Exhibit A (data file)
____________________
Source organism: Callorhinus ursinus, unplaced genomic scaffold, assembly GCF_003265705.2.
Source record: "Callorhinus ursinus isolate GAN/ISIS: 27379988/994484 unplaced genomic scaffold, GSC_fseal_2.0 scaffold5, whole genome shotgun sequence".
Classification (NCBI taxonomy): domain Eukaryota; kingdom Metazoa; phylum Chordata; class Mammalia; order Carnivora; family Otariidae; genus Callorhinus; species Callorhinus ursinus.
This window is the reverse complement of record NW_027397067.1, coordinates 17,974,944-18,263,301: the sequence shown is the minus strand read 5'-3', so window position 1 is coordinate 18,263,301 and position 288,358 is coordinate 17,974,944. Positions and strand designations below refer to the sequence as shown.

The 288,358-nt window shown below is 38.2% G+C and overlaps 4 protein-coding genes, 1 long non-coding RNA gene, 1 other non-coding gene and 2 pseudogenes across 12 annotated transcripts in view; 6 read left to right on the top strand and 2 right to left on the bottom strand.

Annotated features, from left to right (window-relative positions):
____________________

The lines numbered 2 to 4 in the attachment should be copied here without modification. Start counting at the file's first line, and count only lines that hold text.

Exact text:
Source record: "Callorhinus ursinus isolate GAN/ISIS: 27379988/994484 unplaced genomic scaffold, GSC_fseal_2.0 scaffold5, whole genome shotgun sequence".
Classification (NCBI taxonomy): domain Eukaryota; kingdom Metazoa; phylum Chordata; class Mammalia; order Carnivora; family Otariidae; genus Callorhinus; species Callorhinus ursinus.
This window is the reverse complement of record NW_027397067.1, coordinates 17,974,944-18,263,301: the sequence shown is the minus strand read 5'-3', so window position 1 is coordinate 18,263,301 and position 288,358 is coordinate 17,974,944. Positions and strand designations below refer to the sequence as shown.